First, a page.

History of Cryptography

History of Cryptography

Discover the history of cryptography and what it means as it applies to 21st century technologies.

While Cryptography is a practice dating back thousands of years, the formal study of it is relatively young. It has only begun to be formally studied as a science in the last hundred or so years.

Cryptanalysis rose around the same time as a formal science, which focuses on the breaking of cryptographic systems. Cryptography is used to secure and hide information from an unwelcome outsider. It’s been used in wars throughout history, and breaking cryptographic systems can be a very important, albeit seldom talked about, part of winning a war.

Earliest Cryptography

The earliest evidence of cryptography dates to 1900 BC and has been used and improved with technology throughout history. In early forms, cryptography was used for a variety of reasons. It could be as simple as protecting a family recipe or used to send messages to generals on the battlefield.

Technically, in its earliest context, cryptography was simply written messages. This was considered, by definition, cryptography, because so few people in this ancient time were literate. When literacy became more prevalent, encoded messages became the next evolution of cryptography.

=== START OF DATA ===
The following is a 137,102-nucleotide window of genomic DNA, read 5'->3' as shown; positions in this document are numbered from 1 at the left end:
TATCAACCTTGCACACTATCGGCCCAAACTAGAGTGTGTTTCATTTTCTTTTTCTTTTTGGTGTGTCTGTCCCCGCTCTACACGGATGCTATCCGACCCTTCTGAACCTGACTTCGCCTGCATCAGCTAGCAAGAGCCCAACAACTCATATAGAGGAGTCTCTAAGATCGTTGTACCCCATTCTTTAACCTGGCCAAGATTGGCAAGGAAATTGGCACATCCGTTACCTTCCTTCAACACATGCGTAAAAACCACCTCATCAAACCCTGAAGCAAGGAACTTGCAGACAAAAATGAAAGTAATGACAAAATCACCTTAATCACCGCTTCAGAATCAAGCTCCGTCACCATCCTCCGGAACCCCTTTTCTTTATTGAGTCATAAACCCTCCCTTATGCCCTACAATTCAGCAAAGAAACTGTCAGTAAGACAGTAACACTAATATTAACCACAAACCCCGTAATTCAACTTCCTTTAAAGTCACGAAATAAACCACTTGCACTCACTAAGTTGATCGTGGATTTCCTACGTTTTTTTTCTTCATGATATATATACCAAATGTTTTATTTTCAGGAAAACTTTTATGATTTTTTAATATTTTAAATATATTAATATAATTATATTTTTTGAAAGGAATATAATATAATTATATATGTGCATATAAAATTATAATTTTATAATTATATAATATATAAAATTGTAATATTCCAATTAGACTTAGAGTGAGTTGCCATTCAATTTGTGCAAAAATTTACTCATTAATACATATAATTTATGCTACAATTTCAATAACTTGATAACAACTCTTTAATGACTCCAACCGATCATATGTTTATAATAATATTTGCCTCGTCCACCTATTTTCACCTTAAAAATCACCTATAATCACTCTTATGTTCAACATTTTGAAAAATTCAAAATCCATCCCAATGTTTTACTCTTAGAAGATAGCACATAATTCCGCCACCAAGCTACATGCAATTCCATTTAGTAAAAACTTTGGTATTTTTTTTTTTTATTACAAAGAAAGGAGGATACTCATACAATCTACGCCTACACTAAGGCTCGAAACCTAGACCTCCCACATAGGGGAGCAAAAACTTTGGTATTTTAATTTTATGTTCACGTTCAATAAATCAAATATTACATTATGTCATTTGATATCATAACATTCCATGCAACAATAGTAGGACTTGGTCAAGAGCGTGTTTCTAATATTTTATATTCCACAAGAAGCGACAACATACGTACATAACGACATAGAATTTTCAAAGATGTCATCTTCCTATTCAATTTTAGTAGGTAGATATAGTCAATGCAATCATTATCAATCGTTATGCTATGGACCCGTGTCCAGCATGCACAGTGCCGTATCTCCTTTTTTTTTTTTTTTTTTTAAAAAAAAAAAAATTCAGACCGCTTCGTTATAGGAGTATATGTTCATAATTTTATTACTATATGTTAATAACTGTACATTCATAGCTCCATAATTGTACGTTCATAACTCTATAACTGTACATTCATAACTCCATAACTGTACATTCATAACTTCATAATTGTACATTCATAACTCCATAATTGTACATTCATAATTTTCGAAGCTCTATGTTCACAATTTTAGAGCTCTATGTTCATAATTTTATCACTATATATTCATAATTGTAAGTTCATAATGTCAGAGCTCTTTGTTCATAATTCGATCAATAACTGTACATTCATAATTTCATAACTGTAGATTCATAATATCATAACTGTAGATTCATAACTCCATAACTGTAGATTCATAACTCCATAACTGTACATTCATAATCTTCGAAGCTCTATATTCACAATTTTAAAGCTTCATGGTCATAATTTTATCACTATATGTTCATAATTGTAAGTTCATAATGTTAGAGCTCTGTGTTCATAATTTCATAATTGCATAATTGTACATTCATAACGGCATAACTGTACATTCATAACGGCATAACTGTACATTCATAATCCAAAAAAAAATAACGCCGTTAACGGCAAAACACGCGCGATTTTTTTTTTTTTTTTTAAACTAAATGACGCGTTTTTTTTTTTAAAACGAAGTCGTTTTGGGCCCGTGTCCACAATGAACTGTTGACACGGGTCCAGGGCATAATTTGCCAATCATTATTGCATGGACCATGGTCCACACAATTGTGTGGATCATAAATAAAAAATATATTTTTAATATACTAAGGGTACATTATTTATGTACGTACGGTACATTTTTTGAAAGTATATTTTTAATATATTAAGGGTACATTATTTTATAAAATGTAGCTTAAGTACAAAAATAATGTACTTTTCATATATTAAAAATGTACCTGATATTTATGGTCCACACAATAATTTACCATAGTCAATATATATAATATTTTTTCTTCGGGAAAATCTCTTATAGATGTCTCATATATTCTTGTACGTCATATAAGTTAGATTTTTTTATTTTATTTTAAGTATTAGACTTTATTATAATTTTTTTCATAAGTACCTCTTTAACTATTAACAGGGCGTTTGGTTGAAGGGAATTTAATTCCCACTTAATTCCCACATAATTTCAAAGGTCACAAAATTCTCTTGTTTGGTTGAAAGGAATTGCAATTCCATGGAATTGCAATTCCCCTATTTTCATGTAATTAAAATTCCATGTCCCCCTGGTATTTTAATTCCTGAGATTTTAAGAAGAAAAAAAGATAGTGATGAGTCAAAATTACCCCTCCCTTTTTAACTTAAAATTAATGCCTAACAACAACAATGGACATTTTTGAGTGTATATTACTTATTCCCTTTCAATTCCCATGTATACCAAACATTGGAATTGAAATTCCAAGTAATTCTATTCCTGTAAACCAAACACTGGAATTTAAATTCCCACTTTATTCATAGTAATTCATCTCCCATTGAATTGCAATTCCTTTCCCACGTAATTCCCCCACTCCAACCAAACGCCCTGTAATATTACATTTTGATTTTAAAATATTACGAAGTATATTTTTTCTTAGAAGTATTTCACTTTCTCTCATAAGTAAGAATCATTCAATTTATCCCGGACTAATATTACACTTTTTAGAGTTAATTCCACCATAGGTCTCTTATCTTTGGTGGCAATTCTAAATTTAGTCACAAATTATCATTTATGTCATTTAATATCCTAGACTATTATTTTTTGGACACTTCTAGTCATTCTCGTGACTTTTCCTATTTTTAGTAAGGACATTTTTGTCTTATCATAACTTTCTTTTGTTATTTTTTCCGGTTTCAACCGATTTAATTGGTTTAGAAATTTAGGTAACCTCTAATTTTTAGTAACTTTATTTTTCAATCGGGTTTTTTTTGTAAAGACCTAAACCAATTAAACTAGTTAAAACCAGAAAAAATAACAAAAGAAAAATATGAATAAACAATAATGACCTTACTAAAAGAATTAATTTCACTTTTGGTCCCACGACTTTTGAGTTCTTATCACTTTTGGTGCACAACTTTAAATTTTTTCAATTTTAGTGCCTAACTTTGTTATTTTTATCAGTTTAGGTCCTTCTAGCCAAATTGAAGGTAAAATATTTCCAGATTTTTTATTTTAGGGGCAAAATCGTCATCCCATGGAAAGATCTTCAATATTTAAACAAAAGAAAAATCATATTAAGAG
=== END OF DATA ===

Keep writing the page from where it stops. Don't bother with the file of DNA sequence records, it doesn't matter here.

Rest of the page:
In 800 AD, Al Kindi, an Arab mathematician, wrote a book whose title translates to “Manuscript of the deciphering of cryptic messages”. This book outlined important methods of cryptoanalysis (the cracking of cryptographic messages) in medieval times.

Cryptography was the reason the U.S joined World War I. The famous Zimmerman Telegraph was decrypted using cryptanalysis, giving the US intelligence that pushed for their involvement. Cryptography quite literally altered the course of history, and this isn’t the only time.

A Good Example of Cryptography

One of the best examples of cryptography in history is the Enigma system during World War II. Enigma was the German cryptographic communication network, considered unbreakable and allowed the German and Axis powers to communicate without the Allies gaining access to such important information.

Alan Turing famously broke Enigma through cryptanalysis, and this achievement is estimated to have shortened the war by almost two years and saved over 100,000 lives. A famous movie was made about him called “The Imitation Game.”

The movie does a great job of showing the complexity and importance of cryptographic systems, and how they can make a huge difference in the outcome of something as prolific as World War II. If anyone is interested to learn more about cryptography in history, The Imitation Game is at the top of the list of things to watch.

Another famous instance of cryptography was the Zodiac Killer, who sent messages to newspapers with encrypted messages using a form of cryptography that is still not fully decrypted.

Law Enforcement and Internet Sleuths alike continue to attempt to crack the Zodiac Killer’s cyphers in hopes to one day reveal the identity of the infamous serial killer. Even so many decades later the Zodiac Killers ciphers remain a challenge to the best and brightest who have tried to crack them.